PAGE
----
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This is idiotic; what would stop someone from driving to AZ, NV or Oregon and buy a TV from another state?
Well, given that the two largest population centers (SF Bay, LA) are not a 20 minute drive to the border, how much money would be saved driving out of state? The cost of gas to drive to and from the border would outweigh the savings on a cheaper, less-efficient set. On top of that, the energy bill for the TV will be higher over its lifetime. If you are going to be buying a huge TV, then you'll need an SUV or a big truck, and that doesn't sound like a cheap tank of gas.
I think most people will just buy a TV at Best Buy and call it a day.
Twitter content is like content on the web: some of it is valuable, but most of it is garbage. If you have a good search tool, you can more quickly get to the real value and out of the noise. Don't be distracted by the mindless chatter. And, if it turns out to be a fad, it will be gone soon enough.
I need to get back to coding.
On top of that feature, though, Lala also lets you listen to songs you don't own. The first listen of any song is free, at least. So this "network DRM" just prevents someone from grabbing the URL to one song and then posting that URL around. Some files are your own bytes that only you should have access to, and some files are in the catalog that anyone can potentially listen to.
Now, the 10-cent price-point for a streaming-only song comes with the limitation of being web-based. Some people like this product, others don't. If you don't, that's fine, and that's your option to not pay for a more limited product. But some people appreciate the much lower cost for "web songs", especially since they can apply those 10 cents toward an mp3 purchase if they decide to actually buy the DRM-free mp3. I like it (but I'm clearly biased) because I work at a computer all day with headphones and then listen to music through my computer at home. I'd rather not spend $0.99 per track, and I'm too lazy to use BT that often.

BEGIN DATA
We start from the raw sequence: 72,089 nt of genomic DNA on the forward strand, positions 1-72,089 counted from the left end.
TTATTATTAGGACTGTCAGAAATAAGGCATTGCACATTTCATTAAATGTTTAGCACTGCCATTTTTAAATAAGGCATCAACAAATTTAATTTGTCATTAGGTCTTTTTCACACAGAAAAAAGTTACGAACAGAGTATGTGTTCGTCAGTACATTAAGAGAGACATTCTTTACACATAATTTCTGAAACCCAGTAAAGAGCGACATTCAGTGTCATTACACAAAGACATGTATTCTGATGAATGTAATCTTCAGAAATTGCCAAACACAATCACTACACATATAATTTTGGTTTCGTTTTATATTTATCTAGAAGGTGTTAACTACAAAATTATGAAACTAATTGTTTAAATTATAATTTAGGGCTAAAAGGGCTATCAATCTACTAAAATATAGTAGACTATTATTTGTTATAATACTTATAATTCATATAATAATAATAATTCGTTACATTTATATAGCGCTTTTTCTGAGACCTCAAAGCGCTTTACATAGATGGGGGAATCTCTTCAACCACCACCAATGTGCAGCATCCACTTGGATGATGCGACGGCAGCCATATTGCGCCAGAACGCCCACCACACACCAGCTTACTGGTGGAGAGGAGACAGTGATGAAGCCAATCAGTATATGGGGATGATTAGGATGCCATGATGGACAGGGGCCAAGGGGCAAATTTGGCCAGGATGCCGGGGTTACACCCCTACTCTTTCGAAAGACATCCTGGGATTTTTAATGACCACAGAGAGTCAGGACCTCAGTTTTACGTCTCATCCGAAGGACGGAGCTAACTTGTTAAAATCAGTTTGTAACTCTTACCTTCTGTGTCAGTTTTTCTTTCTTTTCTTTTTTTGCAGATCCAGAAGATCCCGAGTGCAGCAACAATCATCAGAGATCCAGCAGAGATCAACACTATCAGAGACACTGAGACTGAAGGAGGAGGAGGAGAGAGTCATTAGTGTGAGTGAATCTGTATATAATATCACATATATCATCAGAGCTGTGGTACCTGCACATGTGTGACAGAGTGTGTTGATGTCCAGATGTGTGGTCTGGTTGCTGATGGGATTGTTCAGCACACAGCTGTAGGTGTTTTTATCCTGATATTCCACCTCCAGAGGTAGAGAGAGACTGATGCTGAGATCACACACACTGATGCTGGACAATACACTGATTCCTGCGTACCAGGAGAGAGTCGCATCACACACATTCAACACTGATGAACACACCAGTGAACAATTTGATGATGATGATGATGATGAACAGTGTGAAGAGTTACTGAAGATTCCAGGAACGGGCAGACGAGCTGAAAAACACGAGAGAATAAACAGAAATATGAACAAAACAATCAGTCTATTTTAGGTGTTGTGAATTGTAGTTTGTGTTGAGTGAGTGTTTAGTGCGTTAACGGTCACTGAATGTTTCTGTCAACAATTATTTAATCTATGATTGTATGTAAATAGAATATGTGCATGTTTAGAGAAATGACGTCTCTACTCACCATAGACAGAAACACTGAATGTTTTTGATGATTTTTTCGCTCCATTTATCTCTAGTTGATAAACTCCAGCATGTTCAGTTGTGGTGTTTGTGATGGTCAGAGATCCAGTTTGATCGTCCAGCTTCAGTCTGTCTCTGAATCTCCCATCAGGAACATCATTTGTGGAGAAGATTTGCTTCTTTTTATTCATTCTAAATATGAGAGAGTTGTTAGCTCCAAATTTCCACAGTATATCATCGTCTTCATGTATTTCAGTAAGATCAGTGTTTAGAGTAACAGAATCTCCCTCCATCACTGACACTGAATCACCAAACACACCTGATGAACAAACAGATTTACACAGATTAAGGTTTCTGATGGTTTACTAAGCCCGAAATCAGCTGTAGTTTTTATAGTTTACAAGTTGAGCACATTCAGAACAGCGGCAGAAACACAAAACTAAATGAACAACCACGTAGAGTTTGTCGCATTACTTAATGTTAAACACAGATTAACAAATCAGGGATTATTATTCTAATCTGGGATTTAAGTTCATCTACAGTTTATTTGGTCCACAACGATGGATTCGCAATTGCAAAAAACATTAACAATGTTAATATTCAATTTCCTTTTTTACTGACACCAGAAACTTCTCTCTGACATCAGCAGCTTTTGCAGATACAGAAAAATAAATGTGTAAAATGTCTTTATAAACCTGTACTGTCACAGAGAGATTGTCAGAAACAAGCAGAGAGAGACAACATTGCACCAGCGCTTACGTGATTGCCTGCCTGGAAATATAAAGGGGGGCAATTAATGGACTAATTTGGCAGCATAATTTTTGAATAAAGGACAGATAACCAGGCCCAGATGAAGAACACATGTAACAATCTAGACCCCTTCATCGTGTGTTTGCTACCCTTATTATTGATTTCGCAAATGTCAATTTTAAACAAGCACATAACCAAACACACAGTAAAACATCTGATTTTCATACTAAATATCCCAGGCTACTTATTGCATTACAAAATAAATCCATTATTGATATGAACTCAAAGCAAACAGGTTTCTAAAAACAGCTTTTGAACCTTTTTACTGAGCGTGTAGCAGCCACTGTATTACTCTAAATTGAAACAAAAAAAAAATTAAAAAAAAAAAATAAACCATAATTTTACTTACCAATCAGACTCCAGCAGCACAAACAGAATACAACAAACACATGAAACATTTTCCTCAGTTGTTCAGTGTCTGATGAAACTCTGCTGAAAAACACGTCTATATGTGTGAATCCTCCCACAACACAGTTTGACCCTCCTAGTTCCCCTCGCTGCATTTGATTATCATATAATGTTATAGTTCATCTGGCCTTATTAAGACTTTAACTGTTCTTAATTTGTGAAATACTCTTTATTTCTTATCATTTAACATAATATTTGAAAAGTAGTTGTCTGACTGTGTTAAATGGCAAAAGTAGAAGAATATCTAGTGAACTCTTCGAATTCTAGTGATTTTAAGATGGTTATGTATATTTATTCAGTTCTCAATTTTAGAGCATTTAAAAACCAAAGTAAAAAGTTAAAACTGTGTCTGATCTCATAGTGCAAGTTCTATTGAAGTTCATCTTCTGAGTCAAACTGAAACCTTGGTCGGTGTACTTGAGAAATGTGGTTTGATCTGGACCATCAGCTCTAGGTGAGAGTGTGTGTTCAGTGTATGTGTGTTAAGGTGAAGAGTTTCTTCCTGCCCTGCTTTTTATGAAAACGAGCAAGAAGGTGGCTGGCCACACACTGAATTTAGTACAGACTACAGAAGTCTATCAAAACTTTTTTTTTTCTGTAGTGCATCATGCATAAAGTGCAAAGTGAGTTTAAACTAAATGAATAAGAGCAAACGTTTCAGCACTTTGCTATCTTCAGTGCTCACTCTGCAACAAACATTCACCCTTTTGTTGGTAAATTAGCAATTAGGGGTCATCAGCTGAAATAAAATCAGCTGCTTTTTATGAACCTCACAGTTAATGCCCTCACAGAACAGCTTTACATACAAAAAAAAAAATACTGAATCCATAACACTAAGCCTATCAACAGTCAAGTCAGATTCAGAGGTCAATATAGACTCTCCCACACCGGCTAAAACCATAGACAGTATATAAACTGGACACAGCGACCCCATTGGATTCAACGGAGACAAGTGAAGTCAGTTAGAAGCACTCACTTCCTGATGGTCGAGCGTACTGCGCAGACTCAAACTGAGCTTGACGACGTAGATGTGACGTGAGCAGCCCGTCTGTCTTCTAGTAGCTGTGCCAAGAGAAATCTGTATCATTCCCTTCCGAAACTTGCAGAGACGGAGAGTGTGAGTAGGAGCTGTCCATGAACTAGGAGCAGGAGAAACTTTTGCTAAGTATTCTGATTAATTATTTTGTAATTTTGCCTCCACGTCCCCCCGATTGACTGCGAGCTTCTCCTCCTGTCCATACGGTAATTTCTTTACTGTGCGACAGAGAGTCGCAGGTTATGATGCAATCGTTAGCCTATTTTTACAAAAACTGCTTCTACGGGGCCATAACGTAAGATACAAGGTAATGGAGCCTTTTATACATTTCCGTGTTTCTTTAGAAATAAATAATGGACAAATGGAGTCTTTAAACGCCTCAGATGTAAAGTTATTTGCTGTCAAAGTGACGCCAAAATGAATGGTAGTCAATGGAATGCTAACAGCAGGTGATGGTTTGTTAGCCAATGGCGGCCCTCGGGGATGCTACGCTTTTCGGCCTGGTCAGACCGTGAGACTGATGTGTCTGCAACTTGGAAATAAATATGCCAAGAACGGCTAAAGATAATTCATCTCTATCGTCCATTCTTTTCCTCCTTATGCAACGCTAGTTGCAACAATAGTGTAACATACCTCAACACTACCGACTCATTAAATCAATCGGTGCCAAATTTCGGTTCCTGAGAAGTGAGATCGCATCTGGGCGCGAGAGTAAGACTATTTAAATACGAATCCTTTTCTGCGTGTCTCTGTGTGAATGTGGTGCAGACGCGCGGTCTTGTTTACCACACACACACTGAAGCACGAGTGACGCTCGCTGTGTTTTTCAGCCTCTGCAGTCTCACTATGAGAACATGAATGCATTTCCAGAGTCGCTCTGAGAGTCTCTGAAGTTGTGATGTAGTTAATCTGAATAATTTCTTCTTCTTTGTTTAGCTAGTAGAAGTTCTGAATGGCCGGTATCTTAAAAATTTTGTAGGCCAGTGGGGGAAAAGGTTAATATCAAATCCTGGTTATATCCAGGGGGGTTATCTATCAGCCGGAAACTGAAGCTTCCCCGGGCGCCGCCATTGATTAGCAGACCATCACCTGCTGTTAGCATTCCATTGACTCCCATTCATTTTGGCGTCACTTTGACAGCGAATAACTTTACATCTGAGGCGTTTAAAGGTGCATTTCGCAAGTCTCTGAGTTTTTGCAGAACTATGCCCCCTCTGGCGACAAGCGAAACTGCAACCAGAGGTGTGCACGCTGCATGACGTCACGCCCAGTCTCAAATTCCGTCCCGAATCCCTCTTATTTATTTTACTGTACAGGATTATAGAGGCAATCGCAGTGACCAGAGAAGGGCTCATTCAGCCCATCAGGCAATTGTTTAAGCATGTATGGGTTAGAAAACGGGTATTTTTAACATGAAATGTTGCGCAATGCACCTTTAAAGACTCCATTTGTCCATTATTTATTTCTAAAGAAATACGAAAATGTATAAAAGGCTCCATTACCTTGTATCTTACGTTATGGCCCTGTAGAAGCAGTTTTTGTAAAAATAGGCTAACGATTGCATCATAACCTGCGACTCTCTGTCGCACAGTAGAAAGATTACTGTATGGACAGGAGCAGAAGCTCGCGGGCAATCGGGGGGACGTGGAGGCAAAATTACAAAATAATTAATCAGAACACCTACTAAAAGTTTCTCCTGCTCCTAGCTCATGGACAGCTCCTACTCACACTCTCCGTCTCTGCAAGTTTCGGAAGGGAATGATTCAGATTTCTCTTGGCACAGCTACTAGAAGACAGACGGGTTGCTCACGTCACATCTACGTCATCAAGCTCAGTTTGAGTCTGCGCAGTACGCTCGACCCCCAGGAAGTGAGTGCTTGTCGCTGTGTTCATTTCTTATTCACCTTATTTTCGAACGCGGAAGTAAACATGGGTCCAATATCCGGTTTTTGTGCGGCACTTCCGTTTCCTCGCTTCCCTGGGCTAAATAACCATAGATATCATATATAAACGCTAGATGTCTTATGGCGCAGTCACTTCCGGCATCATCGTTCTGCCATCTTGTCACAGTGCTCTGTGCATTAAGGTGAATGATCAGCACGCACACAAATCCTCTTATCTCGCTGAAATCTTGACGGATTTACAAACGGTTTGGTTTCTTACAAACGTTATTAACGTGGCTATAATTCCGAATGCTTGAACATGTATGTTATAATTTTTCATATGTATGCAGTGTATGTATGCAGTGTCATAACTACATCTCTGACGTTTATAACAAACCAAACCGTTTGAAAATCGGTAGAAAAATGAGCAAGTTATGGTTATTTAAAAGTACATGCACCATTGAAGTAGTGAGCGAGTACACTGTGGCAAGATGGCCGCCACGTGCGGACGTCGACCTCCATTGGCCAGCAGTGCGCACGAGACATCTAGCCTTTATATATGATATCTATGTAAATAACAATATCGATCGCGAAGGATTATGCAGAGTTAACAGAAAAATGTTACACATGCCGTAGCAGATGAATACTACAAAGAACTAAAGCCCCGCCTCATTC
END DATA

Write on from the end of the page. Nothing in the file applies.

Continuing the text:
The article mischaracterizes the company and our product. There is a hefty chunk of FUD in there. Lala is like the Amazon mp3 store with two major additions: the 10-cent stream-only product, and an online collection. It is that straight-forward at its foundation.
The company may flop in the end, but the numbers don't show that at the moment.
Again, the whole point of the "network DRM" is just to prevent people from casually grabbing the file that we stream. You can call that DRM or call it one-time URLs and authentication.
And it's spelled "moron".
Yes, we have a scanner. Downloading it and running it is completely optional. The only thing we do with it is to grant access to allow you to stream the music you already own. It's not a conspiracy, seriously. It ties in directly to the concept of putting your music collection online. If we can get people to use Lala like some people use iTunes (which requires all your music to have people use it regularly), then we'll have more opportunities to sell them DRM-free mp3s.
But we also have a 10-cent price-point for unlimited streaming of a song. You pay 10 cents and you can then stream that song on the website as much as you want. It goes into your online collection. That is there to help us cover our licensing costs that we pay to the labels. Will it work? Some people like it. Are they fools to buy it? Depends on your perspective, but there is always the risk that Lala goes out of business, sure.
So you combine the 10-cent "web song" which lives in your online collection with the music you already own (we don't care where you got the files), and now there is only one place to go to access your music, and that is Lala. That's the concept, at least.
Yeah, we got investment from a music label. They are not a controlling interest, and they have never approached us with any evil demand for info on what people upload. They agreed to this feature (after having sued others over the same concept years earlier) because they have learned lessons of the past. They have a long way to go, though. They're slowing learning.